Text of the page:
02.07.19

Here’s How I’m Taking Plastic Free July to The Next Level – Are You With Me?

Kate Hall

According to my calendar, Plastic Free July is on its way. Cue Plastic Free July blogs telling us how to avoid plastic water bottles and disposable coffee cups. Yawn.

Sure, these tricks are excellent ways to reduce your single-use plastic and don’t get me wrong, I do love a useful beginners guide to Plastic Free July. But to be honest, that’s totally two years ago.

This year, I’m taking Plastic Free July to the extreme.

I’m stretching several steps beyond your standard “no plastic bag please” and becoming a PFJ extremist. Why? Because I strongly believe we have purchasing power, and avoiding plastic at the shops will show food companies we want better packaging solutions.

Ethically Kate Plastic Free July

I still live in modern day society, so I’m being realistic and accepting that plastic will sneak up on me more than once during July, but heck; I’m going to try my best. I’m turning my eco-warrior dial up a notch. Are you with me?

6 ways to take Plastic Free July to the next level

1. Avoid metal cans & glass jars with plastic rims

A little birdy once told me that some cans are lined with a plastic coating. Although they can usually still be recycled, that plastic still existed so that I could have canned peaches on my buckwheat porridge. It’s not worth it.

Moving on from cans, what about the plastic that follows us to our glass jars too? That glass bottle of gluten-free soy sauce in my fridge had a little plastic strip I had to rip off to get the nozzle open. My jar of organic vegan aioli also had a thin plastic sheet around the rim. This month, I’m going to try my very best to avoid ALL plastic packaging. Instead, I’ll do things like making my aioli, remember to refill my soya sauce at the bulk bin store and use fresh fruits instead of canned.

2. Plastic Free Cleaners

I often see pictures of ‘eco-friendly’ cleaning products in thick plastic bottles. This feels ironic, don’t you think? I’m a big fan of the refill system, and when it comes to cleaners (I’ve never met a cleaner that has expired), it’s easy to buy these in bulk and refill every few months; perhaps even every year. I’ve been doing this for a few years now, but I have cleaning products that still need to make the switch.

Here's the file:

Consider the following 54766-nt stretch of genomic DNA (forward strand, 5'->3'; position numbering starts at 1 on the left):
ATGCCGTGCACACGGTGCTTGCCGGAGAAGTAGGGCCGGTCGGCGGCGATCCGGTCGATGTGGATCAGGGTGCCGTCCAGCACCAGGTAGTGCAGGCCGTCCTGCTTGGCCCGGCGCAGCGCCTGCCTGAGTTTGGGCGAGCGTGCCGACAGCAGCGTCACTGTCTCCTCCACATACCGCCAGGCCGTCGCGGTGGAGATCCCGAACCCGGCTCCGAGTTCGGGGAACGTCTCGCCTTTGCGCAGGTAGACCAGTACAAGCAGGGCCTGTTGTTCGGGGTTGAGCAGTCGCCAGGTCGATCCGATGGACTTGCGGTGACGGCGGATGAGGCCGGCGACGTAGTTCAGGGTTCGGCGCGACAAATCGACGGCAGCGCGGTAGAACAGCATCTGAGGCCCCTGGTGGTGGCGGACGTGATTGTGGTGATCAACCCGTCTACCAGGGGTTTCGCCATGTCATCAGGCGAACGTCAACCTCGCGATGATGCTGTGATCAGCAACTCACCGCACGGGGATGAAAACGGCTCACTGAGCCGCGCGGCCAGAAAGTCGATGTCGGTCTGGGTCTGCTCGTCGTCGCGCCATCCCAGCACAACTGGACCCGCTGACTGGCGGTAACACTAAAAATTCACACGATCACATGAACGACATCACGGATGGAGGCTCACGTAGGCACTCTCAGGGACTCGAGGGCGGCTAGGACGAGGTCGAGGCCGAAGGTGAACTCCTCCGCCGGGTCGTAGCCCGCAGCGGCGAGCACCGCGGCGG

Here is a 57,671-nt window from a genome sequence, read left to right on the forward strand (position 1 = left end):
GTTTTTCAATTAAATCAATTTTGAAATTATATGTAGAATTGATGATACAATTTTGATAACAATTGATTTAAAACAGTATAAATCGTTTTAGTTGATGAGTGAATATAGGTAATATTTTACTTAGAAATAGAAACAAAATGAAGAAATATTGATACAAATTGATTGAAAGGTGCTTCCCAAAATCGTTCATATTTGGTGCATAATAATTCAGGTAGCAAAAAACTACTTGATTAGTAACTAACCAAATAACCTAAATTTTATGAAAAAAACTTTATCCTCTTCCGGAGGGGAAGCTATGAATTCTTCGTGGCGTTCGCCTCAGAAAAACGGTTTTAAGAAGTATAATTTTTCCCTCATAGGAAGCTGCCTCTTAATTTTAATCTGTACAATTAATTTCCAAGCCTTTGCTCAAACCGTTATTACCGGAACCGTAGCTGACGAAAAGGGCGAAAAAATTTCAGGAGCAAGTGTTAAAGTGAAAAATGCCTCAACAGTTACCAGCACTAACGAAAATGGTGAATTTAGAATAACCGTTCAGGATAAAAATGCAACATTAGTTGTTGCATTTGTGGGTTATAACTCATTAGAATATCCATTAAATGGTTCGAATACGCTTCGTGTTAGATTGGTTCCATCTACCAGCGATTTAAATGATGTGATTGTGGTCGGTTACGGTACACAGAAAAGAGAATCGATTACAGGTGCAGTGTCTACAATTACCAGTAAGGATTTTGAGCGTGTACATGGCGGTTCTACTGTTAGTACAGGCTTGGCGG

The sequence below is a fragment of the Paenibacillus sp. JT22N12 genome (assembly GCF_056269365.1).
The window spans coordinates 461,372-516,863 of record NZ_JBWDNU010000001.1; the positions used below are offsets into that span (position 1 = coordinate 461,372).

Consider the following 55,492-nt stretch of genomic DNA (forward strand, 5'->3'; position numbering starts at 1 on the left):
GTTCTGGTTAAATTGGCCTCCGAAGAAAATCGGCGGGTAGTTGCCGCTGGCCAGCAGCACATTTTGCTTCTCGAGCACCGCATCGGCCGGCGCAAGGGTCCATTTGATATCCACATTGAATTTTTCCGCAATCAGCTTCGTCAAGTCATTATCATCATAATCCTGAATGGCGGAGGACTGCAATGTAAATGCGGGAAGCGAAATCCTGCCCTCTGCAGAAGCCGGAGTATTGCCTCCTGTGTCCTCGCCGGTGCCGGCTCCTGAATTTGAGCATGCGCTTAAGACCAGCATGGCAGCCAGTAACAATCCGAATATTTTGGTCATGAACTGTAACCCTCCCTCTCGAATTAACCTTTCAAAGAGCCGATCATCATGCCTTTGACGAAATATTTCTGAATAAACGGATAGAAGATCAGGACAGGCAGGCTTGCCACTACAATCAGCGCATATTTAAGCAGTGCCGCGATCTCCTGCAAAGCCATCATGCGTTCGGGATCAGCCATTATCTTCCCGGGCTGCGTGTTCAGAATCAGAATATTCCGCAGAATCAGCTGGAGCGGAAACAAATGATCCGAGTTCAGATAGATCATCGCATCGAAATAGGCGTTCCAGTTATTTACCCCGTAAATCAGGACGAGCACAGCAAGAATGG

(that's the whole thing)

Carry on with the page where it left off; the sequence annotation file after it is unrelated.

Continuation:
3. Say no to receipts

In January 2018, a study found that 93% of receipts contain BPA or BPS. These two chemical compounds are used in the production of hard plastics. Do you know what that means? 9 out of 10 receipts contain plastic. They aren’t the innocent thin paper pieces we thought they were. During the month of July (and forever more!) I’ll be asking for digital receipts or avoiding them altogether.

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A post shared by Kate Hall Eco Lifestyle Blog (@ethicallykate) on

4. No chewing gum

Most chewing gum contains plastic. I know it’s a disgusting thought, but it’s a reality, and it’s yuck for both you and the planet. I can’t remember the last time I bought gum, and I’ll be continuing my boycott throughout July.

5. Try not to eat out

Your delicious Indian curry may look plastic-free when you’re dining out with your mates, but you have no idea what went on behind those kitchen doors. The chef may have added each spice with a plastic spoon, and the naan bread in the center of your table could have been wrapped in individual plastic bags. Unless you have a fantastic local eco restaurant you trust, making your own food gives you more control over the plastic produced to make your meal. If you do order takeout, remember to bring your own takeaway containers to avoid those flimsy plastic ones.

6. Tell the world

Plastic Free July is tough when you’re a social human being. I’m considering staying indoors and becoming a hermit, but that would be too easy. I’ve chosen to be vocal about my mission to avoid plastic this month and get out and about. I’m going to be like that vegan friend who starts every sentence with ‘I’m vegan,’ but instead it will be ‘I’m doing Plastic Free July.’ We have no time to be sheepish and bashful about eco-friendly habits. If you’re not up to performing PFJ speeches across the dinner table, imagine your impact if you convinced just two friends to get on board?

I heard someone once say Plastic Free July was like Christmas time for Zero Wasters. It’s the month we have an excuse to share our plastic-free ways openly and watch as the rest of the world realises just how difficult it is to drop plastic addictions. I’m aware my extremist goals may set me up for dramatic failure, ridicule, and alienation, but I’m also aware that I’m not alone, and I’ve got a planet to protect.

This year, don’t do Plastic Free July half-heartedly. The world already knows plastic bags are dumb, and you’re great at remembering your reusable coffee mug. So, go the extra mile. Bite off more than you think you can chew, and chew it with force. Crank it up. Pick up the pace. You’ve got this.

Kate Hall

I live and breathe sustainable living and ethical fashion. This alternative way of consuming and existing dominates my every waking moment- and sometimes more. Ethical fashion and living are no longer my hobbies, it has become my mission... to change the future of fast fashion and the way we consume. My husband and I strive to live a zero-waste lifestyle, live at thrift stores, and always look to 'up-cycle' rather than throw out. Eco-living is not a choice for me, it's in my blood, and I am trying with all my power for it to be the new 'norm'.